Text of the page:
Moss Bros growth slows but still impresses in tougher-than-ever market
Menswear specialist Moss Bros had a good 12 months in the period to January 28, even though it faced “one of the most highly competitive [years] we have seen for some considerable time.”
It is no surprise then that while sales and profits rose, their growth lagged the prior year. Yet on key metrics, the company is undeniably powering ahead and growth is continuing into the new financial year with the late Easter expected to boost sales in the weeks ahead.
In numbers, all that means total group revenue, excluding VAT, was up 5.7% to £127.9 million in the 2016/17 year. Meanwhile comparable sales including VAT rose to £131.5m, a 5.3% increase compared to 8.2% a year ago, and comparable retail sales rose 6%, slightly slower than the prior year’s 7.6% rise. Hire sales, which account for 13.7% of the total, saw growth slowing even more as they rose only 1.5%, compared to 11.7% 12 months earlier.
But the company did not seem to mind about the slowing growth and who can blame it? A profits surge and impressive rises in key areas for the future (like m-commerce) were more than enough to justify its description of the year as one of “continued strong progress”.
E-commerce sales including VAT rose 15.7% and now make up 11% of all sales. That may not have been as good as the 36.3% growth of a year ago but that kind of surge has to slow down at some point and double-digit expansion for the year is still impressive. Importantly, mobile and tablet sales growth was “strong” and m-commerce now accounts for 43% of total e-tail sales.
More good news came as pre-tax profit rose 20.3% to £7.1m and EBITDA rose 8.8% to £13.6m, driven by improved sales, more targeted discounting and tight control of costs.
And the gross margin also improved in total for the year by 1.5% to 61.3%, due to lower levels of discounting.
The company said it saw benefits from its ongoing investment in brand identity and revamping its stores, as well as from the money it has spent on 'back-end' infrastructure for its e-tail ops.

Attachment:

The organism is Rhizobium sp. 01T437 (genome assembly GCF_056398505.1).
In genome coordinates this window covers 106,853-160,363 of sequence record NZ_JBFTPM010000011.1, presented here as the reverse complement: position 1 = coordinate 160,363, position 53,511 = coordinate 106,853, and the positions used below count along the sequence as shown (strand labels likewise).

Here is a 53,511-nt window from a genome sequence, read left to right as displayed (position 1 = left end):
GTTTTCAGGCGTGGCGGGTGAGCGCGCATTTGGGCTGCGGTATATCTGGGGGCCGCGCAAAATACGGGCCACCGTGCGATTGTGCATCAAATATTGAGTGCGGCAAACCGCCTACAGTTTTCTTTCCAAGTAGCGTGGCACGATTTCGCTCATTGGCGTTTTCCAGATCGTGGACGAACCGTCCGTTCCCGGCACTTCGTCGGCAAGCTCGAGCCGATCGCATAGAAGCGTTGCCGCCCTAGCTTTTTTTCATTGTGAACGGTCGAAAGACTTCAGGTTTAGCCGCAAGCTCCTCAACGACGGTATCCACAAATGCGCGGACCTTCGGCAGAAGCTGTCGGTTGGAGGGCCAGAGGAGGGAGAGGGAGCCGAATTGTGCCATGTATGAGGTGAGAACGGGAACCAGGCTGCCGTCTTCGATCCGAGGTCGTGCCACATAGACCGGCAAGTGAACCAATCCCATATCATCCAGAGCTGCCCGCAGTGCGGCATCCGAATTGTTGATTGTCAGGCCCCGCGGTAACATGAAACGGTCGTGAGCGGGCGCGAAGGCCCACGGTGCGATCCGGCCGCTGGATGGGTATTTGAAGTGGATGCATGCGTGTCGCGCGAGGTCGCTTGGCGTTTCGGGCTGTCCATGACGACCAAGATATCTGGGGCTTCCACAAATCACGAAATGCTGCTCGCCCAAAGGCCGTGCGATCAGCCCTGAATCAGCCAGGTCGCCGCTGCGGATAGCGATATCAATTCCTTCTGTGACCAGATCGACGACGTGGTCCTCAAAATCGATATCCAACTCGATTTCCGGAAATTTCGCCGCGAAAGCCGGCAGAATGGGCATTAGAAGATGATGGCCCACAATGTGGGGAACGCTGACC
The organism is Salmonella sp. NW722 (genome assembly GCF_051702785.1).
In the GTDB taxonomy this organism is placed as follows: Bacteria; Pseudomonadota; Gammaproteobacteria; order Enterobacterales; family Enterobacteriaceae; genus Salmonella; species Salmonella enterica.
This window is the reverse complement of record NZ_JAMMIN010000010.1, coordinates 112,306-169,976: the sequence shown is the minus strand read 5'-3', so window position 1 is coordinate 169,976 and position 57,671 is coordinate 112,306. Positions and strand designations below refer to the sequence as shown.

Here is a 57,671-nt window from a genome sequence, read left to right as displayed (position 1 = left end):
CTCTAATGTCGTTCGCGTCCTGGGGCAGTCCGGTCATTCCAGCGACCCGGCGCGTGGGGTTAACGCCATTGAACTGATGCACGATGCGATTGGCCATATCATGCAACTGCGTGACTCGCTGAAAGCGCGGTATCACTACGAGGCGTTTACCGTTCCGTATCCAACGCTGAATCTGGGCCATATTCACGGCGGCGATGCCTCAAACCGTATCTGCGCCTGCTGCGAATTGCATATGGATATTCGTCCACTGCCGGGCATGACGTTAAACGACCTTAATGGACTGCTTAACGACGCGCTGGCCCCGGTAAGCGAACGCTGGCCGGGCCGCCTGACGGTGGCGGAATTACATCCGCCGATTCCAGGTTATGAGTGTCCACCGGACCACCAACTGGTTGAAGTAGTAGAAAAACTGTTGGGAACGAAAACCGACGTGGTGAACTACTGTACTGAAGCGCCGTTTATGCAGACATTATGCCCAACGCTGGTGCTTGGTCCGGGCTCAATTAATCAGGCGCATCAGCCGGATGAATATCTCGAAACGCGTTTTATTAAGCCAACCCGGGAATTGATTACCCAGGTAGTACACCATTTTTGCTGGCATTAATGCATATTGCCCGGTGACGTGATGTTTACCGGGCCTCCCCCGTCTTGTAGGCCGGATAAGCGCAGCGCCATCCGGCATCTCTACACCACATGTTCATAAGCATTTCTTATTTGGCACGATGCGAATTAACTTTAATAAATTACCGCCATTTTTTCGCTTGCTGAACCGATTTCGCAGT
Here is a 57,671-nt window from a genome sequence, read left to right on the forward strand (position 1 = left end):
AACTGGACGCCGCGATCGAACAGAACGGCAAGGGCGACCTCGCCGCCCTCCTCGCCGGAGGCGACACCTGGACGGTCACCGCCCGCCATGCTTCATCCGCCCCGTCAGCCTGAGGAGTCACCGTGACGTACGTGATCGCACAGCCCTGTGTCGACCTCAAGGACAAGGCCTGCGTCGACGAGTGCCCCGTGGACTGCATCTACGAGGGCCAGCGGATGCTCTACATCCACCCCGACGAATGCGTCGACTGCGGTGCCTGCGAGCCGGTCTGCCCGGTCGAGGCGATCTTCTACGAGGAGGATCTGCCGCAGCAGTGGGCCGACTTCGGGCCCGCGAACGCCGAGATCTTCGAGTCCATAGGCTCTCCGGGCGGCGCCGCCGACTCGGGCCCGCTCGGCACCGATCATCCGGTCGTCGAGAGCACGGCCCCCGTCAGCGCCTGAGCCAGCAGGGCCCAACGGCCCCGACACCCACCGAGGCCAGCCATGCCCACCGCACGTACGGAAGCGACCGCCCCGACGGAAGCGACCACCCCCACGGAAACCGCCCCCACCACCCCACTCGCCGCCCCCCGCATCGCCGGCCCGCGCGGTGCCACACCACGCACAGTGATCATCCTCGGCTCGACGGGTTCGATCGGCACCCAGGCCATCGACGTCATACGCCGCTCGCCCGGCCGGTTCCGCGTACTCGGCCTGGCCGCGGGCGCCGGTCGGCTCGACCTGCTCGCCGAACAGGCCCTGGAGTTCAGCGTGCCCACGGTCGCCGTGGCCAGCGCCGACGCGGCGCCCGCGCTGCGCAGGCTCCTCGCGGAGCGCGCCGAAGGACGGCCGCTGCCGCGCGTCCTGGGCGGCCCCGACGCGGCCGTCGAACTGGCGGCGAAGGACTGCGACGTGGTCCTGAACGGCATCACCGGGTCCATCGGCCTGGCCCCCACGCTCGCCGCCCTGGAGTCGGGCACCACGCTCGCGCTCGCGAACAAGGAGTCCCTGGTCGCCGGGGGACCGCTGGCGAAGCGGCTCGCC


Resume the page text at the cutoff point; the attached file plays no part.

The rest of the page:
And it said that its 'Tailor Me' custom tailoring service is “gaining traction with customers, nationwide.”
On current trading, Moss Bros said comparable retail sales, including VAT, in the first seven weeks of the new financial year rose 4.3% with that seven-week period avoiding a non-comparable Easter public holiday that fell in week eight last year).
Early responses to the spring/summer 2017 range across Retail and to the new Hire ranges have been good, it said.
It added that this year’s Easter, which marks the start of the wedding season, falls three weeks later than in 2016, temporarily delaying some hire order collections (and therefore revenues) by three weeks. That has meant hire orders booked for collection in 2017/18 are currently down 1% on the previous year.
But the late Easter could be a boon too. A US report this week from the National Retail Federation showed that consumers are planning to spend more on fashion goods this year than last and if this behaviour is repeated in the UK, Moss Bros could benefit. It looks like this Easter will see much better weather than in 2016, another positive factor for spring fashion sales.
Not that the company is being complacent. Chairman Debbie Hewitt said last year’s retail environment “became one of the most highly competitive we have seen for some considerable time, with heavy and intense discounting.” But she pointed out that the firm “traded our way through what was an unforgiving market, which saw a number of new branded entrants to the menswear market and the exit or reduction in market share for a couple of long established brands, reinforcing the need for us to keep close to consumer trends and to modernise our offer accordingly.”
She said the core Moss Bros master brand is now well established and the company saw “reasonable growth” in each of its supporting sub-brands (Moss London, Moss 1851, and Moss Esq), with Moss London expanding its reach to a younger customer, capitalising on the growth in trend of occasions like school proms.
Actions to develop its product offer included the growth of 'Tailor Me', “which is achieving significant traction as a more accessible form of bespoking, enabling a significant proportion of our suit range to be personalised.”
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